Last month, Trump formed a committee to explore seeking the presidential nomination of the Reform Party, which will automatically be on the ballot in 21 states next year.
Two US Army divisions rated unfit for war
The U.S. Army has rated two of its 10 divisions as unprepared for war in a classified evaluation that reflects the strain of open-ended troop commitments in Kosovo, Bosnia and elsewhere, the Washington Post reported on November 10.
It was the first time in at least seven years that any of the Army's divisions had received the lowest of four possible readiness grades, the Post quoted Defense Department officials as saying.
A Pentagon spokesman declined comment.
The "C-4" rating means that the units in question -- the 10th Mountain Division based at Fort Drum, New York, and the 1st Infantry Division headquartered in Germany -- are considered to need additional manpower, equipment or training before being able to fight in a major regional war, the Post reported.
Republican lawmakers, who have long accused the Clinton administration of underfunding defense and overcommitting U.S. forces, seized on the report as proof of their argument, the Post said. But some Pentagon officials portrayed the evaluation as a dramatic effort by the Army to highlight long-standing concerns and lobby for more money.
Army authorities acknowledged that the two divisions probably are more ready to fight than the new evaluation would suggest. The primary reason for the lower rating is that each division has one brigade, up to half of its troops, doing peacekeeping duty in the Balkans: the 10th Mountain in Bosnia, the 1st Infantry in Kosovo.
The Army has been rotating troops into and out of the Balkans for nearly four years, so there has been no sudden change in the underlying situation.
But the preparedness of the units was assessed differently this month as a result of congressional directions to place greater emphasis on the ability of U.S. forces to wage two major wars at nearly the same time, officials said.
Sen. James M. Inhofe (R-Okla.), chairman of the Senate Armed Services subcommittee on readiness, said the report meant it was "unlikely that these units would be able to engage in a major theater war without unnecessary loss of life."
He told the paper that that some of the Army's other eight divisions also had been downgraded, with none listed at the highest level of C-1. The Army said that all the other divisions were rated C-2 in the monthly report.
The Pentagon's military chiefs warned Congress last month that any sudden new cut in defense spending would devastate fragile recent gains in U.S. fighting readiness in the face of growing worldwide commitments.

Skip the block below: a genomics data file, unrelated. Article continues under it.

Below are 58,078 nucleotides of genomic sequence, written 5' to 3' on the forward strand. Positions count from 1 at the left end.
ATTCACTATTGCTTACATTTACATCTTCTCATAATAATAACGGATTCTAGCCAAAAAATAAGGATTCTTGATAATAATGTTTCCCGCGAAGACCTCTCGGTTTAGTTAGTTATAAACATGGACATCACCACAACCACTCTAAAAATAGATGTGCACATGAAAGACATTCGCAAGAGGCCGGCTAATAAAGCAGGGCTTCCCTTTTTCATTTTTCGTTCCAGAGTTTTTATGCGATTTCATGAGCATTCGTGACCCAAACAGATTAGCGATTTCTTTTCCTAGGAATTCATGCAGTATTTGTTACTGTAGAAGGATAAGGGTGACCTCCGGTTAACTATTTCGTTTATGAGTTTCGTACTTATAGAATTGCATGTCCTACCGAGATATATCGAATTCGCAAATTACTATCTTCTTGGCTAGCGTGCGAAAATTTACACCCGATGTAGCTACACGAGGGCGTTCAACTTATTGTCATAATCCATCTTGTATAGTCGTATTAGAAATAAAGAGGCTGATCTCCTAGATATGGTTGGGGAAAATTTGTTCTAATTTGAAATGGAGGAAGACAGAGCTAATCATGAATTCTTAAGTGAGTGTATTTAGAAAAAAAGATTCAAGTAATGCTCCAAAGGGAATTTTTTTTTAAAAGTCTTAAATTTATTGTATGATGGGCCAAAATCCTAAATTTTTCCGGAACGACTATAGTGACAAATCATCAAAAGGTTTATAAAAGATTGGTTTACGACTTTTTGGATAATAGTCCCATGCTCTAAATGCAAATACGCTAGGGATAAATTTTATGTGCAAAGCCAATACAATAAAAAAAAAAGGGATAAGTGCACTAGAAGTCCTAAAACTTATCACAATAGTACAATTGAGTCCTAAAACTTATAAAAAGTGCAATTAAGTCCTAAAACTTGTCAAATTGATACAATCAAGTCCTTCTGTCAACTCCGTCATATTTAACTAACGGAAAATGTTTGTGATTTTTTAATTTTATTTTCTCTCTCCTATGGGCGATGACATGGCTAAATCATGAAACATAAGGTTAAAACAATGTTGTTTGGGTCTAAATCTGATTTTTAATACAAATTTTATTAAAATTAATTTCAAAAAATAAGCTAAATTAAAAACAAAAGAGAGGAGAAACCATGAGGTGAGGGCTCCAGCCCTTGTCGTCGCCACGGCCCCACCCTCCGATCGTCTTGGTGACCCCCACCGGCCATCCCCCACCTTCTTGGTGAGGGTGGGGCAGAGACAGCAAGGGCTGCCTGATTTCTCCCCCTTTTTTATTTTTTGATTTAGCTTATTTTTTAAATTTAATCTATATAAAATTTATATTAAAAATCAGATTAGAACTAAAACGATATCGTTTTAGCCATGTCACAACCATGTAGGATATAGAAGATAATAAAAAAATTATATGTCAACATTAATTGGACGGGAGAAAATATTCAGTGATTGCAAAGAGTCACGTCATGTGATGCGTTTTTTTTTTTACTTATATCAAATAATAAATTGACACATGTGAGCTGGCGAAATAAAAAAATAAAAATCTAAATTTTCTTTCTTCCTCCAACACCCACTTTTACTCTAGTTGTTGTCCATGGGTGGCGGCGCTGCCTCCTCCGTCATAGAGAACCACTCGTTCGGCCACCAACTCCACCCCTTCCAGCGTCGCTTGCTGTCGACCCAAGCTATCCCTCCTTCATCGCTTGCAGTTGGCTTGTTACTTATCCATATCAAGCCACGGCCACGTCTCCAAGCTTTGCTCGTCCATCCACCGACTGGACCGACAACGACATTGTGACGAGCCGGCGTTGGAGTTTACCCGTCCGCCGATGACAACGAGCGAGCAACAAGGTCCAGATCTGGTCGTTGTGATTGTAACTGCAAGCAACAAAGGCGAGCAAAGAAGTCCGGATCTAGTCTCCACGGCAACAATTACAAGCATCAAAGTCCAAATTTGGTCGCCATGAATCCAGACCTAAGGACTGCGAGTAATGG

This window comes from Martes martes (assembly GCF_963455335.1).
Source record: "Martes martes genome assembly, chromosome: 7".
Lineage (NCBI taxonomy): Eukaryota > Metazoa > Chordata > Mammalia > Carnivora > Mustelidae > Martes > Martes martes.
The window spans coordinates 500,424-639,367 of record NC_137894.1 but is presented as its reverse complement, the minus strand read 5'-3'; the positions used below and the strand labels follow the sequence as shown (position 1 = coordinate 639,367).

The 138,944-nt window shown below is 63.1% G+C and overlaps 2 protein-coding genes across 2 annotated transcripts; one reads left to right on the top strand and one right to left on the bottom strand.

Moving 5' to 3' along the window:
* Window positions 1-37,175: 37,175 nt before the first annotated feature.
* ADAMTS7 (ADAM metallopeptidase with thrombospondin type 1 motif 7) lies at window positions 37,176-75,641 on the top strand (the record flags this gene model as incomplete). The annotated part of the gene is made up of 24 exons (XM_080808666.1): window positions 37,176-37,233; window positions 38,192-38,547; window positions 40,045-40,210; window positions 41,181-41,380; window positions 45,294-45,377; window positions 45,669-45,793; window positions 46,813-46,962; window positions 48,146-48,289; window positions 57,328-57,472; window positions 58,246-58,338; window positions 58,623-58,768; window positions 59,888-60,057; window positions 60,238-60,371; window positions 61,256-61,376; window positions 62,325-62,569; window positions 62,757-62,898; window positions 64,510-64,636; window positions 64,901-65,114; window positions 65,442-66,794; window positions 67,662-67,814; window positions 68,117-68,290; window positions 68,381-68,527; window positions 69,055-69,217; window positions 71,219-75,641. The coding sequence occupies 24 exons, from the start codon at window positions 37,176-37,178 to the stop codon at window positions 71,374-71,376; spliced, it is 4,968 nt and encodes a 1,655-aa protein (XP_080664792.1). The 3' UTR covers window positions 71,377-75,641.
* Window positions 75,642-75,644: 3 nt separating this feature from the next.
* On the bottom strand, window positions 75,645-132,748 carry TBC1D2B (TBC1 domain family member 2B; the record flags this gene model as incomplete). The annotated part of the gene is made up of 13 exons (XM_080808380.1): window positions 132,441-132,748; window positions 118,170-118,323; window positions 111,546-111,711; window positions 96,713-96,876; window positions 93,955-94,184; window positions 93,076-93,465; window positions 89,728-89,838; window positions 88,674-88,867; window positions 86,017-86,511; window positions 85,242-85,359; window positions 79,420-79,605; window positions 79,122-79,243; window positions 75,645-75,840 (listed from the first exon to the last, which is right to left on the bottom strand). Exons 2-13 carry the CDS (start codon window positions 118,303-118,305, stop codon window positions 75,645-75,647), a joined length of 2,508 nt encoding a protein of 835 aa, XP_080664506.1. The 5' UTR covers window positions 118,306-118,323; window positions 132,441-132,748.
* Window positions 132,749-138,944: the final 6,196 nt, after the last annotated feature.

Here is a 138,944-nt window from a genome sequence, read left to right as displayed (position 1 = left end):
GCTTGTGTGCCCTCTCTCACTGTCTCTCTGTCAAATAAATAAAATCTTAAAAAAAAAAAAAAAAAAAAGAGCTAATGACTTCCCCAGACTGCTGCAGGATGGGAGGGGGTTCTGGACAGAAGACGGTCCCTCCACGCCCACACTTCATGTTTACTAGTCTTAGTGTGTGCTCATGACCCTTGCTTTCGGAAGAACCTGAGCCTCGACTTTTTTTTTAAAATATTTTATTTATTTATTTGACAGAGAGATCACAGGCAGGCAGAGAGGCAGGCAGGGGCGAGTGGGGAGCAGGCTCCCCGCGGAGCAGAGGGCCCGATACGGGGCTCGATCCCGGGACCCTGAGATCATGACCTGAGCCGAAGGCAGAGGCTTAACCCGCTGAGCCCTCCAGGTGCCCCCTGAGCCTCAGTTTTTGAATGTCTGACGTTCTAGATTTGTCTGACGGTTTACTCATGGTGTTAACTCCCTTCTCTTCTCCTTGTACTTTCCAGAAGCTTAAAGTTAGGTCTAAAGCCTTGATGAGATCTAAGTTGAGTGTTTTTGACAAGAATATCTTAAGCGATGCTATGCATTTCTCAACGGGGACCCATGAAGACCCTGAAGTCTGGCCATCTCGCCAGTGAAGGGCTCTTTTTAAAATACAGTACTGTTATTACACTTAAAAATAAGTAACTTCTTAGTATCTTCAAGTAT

The Joint Chiefs of Staff who head the armed services told the Senate Armed Services Committee that the recently passed $267 billion defense budget for current fiscal year 2000 - the first military spending increase in 15 years - must not be reversed by any agreement for a sweeping federal budget cut.
Army Gen. Henry Shelton, chairman of the JCS, testified the military was just beginning to reverse a slip in fighting readiness after more than a decade of spending neglect.
The military chiefs stressed that despite a 40 percent cut in military strength over the past decade, commitments were increasing so fast the armed forces could not keep up with the requirements.
Klein happy for antitrust trials without settlement
Justice Department antitrust chief Joel Klein, who is handling the landmark Microsoft case, said on November 11 he likes to see important antitrust cases go to trial rather than get settled.
Without ever mentioning Microsoft Corp. by name, Klein told an American Bar Association antitrust workshop he takes pride that his division emphasizes litigation instead of settling cases.
A Federal District Court judge sided largely with the government the week before when he released his findings of fact in the case, holding that the firm uses monopoly power to harm consumers.
Klein said it is important for courts to adjudicate antitrust cases because that is the way antitrust law is brought up to date.
Federal Trade Commission Chairman Robert Pitofsky and legal scholars have also emphasized the importance of litigation in establishing antitrust precedents.
Klein told the gathering he was sorry that two other recent high-profile cases were settled.
"I frankly was disappointed -- although we prevailed in both -- in two cases that I thought raised critical issues, that didn't get to go to (litigation) because the parties folded," Klein said.
Those deals, both abandoned last year, were Lockheed Martin's proposed purchase of Northrop Grumman for $9 billion and the cable industry-owned satellite TV company PrimeStar's proposed $1.1 billion acquisition of a satellite slot owned by News Corp.
Klein said the lack of trials in those cases "actually concerned me because I think that the development of the law is as critical as anything else we do."
Experts say the Microsoft trial may set important precedents if it ever goes to the Supreme Court, instead of being settled.
District Judge Thomas Penfield Jackson has yet to rule Microsoft violated the law, although virtually all legal experts say he will because of his strong findings of fact. If he rules against Microsoft the judge would later set remedies, which could include the break-up of the company.